Campground Orders Boost Utility Meter Makers' Bottom Lines
This year has been a fairlyy good year for companies that provide utility supplies to the campground industry.
Parks are replacing old pedestals. They’re adding new sites. And they’re doing so in greater numbers than last year.
“I think RV parks this fall are really going to be expanding because we’re doing some really big quotes,” said Maggie Linnel, vice president of B & B Electrical in Lake Orion, Mich. “People are adding on and revamping.”
Paul Croteau, a principal with Electrical Professionals LLC in Lee’s Summit, Mo., said he is also seeing a lot of activity in Texas and Louisiana, where parks are being developed to temporarily accommodate employees in the region’s burgeoning oil and natural gas industries.
“Beyond that,” he said, “people are upgrading old equipment and adding sites here and there.”
Wade Elliott, president of Preston, Wash.-based Utility Supply Group Inc., said he had his best August ever and that this year is shaping up to be very good overall. “We’re not doing better than 2007, but we’re certainly doing better than 2009,” he said.
Other suppliers also said their business levels generally exceeded last year’s figures.
“Business was very good this year,” said Lisa Senior, general manager of Hialeah Meter Co. of Hialeah, Fla. “We have a really good sales team and they are knowledgeable about the parks,” she said, adding that the company is also preparing to post instructional videos on its website.
Hialeah is also offering a 10% discount to park operators who contact the company and reference coupon code SAVE10. The website also has a place where the coupon code can be entered for orders placed online.
Jamestown Advanced Products Corp. also expects this year’s sales to exceed last year’s figures. “We are seeing steady interest in power outlets and it grows every year,” said Robb Jones, sales manager for the Jamestown, N.Y.-based company, whose product line includes lighted pedestals as well as a wide variety of surface mounts and pad mounts.
Bob Dill, director of marketing for York, S.C.-based Vision Metering LLC, which supplies new and remanufactured electric meters, said his campground business has also been excellent this year. “We’ve had new parks call us to do their work from scratch,” he said.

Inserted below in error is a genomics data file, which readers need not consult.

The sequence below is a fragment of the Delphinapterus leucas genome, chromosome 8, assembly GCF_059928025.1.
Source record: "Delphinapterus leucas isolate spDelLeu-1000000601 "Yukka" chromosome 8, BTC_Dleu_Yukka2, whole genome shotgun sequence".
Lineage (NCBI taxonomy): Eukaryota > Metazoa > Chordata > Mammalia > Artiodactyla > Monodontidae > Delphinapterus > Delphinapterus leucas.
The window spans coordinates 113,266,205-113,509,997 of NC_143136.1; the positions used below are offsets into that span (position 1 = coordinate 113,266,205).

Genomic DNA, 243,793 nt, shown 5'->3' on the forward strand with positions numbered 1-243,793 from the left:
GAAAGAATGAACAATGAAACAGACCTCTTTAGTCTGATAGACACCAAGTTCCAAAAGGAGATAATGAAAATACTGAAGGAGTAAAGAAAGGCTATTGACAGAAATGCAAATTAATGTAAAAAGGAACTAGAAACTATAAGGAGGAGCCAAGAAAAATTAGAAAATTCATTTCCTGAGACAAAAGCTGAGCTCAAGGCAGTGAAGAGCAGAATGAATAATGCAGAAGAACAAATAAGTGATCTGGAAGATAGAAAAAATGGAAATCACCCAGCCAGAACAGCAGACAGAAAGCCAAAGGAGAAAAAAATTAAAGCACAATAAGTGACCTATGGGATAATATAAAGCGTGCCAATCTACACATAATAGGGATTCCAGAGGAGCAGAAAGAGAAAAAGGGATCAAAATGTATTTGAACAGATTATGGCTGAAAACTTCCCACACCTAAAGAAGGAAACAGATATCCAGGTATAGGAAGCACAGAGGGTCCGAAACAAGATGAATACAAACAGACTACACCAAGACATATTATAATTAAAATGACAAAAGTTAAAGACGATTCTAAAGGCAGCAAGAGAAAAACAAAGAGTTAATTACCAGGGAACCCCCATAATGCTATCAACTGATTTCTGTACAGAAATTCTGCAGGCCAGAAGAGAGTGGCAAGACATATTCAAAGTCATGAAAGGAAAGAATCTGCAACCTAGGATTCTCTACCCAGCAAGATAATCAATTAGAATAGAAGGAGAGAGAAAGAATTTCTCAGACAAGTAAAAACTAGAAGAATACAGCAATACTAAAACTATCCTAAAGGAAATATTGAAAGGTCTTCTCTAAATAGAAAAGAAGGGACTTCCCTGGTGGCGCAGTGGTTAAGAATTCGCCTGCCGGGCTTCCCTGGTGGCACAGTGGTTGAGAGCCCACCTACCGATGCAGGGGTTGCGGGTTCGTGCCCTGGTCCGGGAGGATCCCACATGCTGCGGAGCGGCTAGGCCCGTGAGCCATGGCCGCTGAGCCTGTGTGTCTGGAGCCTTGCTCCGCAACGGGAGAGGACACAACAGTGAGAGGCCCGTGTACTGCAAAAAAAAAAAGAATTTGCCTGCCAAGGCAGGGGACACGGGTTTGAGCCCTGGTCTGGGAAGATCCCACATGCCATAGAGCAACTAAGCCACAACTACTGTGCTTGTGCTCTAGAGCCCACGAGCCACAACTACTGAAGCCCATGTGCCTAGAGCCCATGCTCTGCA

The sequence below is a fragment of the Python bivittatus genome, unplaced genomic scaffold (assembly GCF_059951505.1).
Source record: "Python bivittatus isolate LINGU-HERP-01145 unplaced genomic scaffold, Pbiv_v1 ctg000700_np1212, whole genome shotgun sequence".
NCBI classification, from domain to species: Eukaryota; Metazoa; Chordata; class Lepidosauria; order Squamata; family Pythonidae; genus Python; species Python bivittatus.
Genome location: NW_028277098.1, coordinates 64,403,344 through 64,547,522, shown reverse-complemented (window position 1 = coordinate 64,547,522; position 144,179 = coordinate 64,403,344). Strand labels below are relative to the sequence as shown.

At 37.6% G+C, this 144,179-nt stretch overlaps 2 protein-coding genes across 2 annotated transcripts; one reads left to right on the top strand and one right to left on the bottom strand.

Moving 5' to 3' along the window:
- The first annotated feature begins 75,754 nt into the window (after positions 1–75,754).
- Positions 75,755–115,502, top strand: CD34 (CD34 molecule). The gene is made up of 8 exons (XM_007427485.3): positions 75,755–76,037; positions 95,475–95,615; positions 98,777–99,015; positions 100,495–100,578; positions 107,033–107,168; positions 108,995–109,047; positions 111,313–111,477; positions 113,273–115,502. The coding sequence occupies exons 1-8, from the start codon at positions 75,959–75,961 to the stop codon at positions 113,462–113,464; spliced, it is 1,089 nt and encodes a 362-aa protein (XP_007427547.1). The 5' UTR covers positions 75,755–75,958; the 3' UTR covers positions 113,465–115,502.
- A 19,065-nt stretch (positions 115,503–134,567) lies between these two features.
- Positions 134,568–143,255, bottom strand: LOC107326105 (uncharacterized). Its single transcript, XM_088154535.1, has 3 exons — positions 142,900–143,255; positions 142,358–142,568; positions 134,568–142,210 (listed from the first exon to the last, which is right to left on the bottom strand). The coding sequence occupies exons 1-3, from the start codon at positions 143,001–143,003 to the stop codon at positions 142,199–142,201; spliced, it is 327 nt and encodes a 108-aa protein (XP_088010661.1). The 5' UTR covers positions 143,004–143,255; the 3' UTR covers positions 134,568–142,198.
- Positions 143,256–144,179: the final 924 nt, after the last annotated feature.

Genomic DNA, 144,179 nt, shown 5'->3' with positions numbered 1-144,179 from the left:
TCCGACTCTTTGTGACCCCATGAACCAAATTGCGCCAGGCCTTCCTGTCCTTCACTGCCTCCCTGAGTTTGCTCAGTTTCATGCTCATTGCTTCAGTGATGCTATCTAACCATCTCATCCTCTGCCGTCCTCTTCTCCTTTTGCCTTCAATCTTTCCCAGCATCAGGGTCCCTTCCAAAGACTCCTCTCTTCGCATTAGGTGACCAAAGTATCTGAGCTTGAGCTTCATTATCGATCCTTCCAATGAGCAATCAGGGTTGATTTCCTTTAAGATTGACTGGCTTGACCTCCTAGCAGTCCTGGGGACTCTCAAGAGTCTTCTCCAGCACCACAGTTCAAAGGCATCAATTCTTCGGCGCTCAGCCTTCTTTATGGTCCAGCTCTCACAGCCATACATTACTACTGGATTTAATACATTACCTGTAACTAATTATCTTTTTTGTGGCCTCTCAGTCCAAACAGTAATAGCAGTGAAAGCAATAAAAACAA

Utility equipment suppliers also said rising utility costs of electricity and water have also resulted in increased demand for meters as well as coin operated shower controls to recoup some of their utility costs while encouraging their guests to avoid waste.
“Over the last four or five years, people have gotten the religion on metering,” said Elliott. “We’re even seeing that on water metering in RV parks.”
While the cost of electricity and water often warrant investments in metering, park operators also invest in meters after they encounter instances in which guests are simply wasting water and power.
Bo Scott, product specialist with Monarch Coin & Security Co. Inc. in Covington, Ky., said shower meters not only save water, but also help parks avoid wasting natural gas or electricity needed to heat water for showers in the first place.
Monarch’s product offering also includes push button shower controls, which help avoid waste by limiting the amount of time water is allowed to flow. The controls also give parks a way to control hot water consumption so campers can have hot showers.
Elliott of Utility Supply Group said he has had park operators complain to him about guests who leave their water running so that their pipes don’t freeze in the winter. Park operators can discourage that kind of water use by installing meters, he said.